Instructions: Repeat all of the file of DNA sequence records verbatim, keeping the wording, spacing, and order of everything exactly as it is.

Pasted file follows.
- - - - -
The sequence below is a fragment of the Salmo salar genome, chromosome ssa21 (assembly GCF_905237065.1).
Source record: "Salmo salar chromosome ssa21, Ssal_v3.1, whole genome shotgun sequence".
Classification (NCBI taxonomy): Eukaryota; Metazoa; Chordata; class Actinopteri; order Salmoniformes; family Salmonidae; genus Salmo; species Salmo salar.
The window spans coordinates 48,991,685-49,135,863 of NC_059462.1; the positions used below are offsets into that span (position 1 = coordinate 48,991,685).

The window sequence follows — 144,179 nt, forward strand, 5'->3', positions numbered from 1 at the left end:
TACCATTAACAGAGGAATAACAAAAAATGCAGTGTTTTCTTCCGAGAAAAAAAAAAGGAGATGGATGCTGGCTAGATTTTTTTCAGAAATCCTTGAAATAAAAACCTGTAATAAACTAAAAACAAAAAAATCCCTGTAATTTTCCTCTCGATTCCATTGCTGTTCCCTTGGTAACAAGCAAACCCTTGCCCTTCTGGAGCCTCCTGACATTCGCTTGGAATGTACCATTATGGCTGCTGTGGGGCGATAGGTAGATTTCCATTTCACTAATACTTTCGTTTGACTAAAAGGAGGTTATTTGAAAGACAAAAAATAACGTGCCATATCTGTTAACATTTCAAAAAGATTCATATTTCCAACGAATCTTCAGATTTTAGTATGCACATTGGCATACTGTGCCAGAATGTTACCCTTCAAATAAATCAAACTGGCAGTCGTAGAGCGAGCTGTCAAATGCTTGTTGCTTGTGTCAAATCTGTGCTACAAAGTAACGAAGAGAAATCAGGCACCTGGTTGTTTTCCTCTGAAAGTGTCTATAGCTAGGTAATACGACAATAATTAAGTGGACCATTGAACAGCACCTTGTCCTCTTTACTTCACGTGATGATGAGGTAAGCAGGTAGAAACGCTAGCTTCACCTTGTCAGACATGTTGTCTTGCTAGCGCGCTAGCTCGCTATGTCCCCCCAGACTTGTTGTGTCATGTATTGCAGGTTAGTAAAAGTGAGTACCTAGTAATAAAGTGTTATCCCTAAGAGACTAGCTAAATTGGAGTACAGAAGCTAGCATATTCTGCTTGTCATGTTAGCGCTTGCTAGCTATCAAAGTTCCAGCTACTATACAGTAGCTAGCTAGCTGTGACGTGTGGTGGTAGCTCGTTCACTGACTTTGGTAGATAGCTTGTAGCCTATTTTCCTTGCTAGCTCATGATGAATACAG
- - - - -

The sequence below is a fragment of the Salmo salar genome, chromosome ssa21 (assembly GCF_905237065.1).
Source record: "Salmo salar chromosome ssa21, Ssal_v3.1, whole genome shotgun sequence".
Classification (NCBI taxonomy): Eukaryota; Metazoa; Chordata; class Actinopteri; order Salmoniformes; family Salmonidae; genus Salmo; species Salmo salar.
The window spans coordinates 48,991,685-49,135,863 of NC_059462.1; the positions used below are offsets into that span (position 1 = coordinate 48,991,685).

The window sequence follows — 144,179 nt, forward strand, 5'->3', positions numbered from 1 at the left end:
TACCATTAACAGAGGAATAACAAAAAATGCAGTGTTTTCTTCCGAGAAAAAAAAAAGGAGATGGATGCTGGCTAGATTTTTTTCAGAAATCCTTGAAATAAAAACCTGTAATAAACTAAAAACAAAAAAATCCCTGTAATTTTCCTCTCGATTCCATTGCTGTTCCCTTGGTAACAAGCAAACCCTTGCCCTTCTGGAGCCTCCTGACATTCGCTTGGAATGTACCATTATGGCTGCTGTGGGGCGATAGGTAGATTTCCATTTCACTAATACTTTCGTTTGACTAAAAGGAGGTTATTTGAAAGACAAAAAATAACGTGCCATATCTGTTAACATTTCAAAAAGATTCATATTTCCAACGAATCTTCAGATTTTAGTATGCACATTGGCATACTGTGCCAGAATGTTACCCTTCAAATAAATCAAACTGGCAGTCGTAGAGCGAGCTGTCAAATGCTTGTTGCTTGTGTCAAATCTGTGCTACAAAGTAACGAAGAGAAATCAGGCACCTGGTTGTTTTCCTCTGAAAGTGTCTATAGCTAGGTAATACGACAATAATTAAGTGGACCATTGAACAGCACCTTGTCCTCTTTACTTCACGTGATGATGAGGTAAGCAGGTAGAAACGCTAGCTTCACCTTGTCAGACATGTTGTCTTGCTAGCGCGCTAGCTCGCTATGTCCCCCCAGACTTGTTGTGTCATGTATTGCAGGTTAGTAAAAGTGAGTACCTAGTAATAAAGTGTTATCCCTAAGAGACTAGCTAAATTGGAGTACAGAAGCTAGCATATTCTGCTTGTCATGTTAGCGCTTGCTAGCTATCAAAGTTCCAGCTACTATACAGTAGCTAGCTAGCTGTGACGTGTGGTGGTAGCTCGTTCACTGACTTTGGTAGATAGCTTGTAGCCTATTTTCCTTGCTAGCTCATGATGAATACAG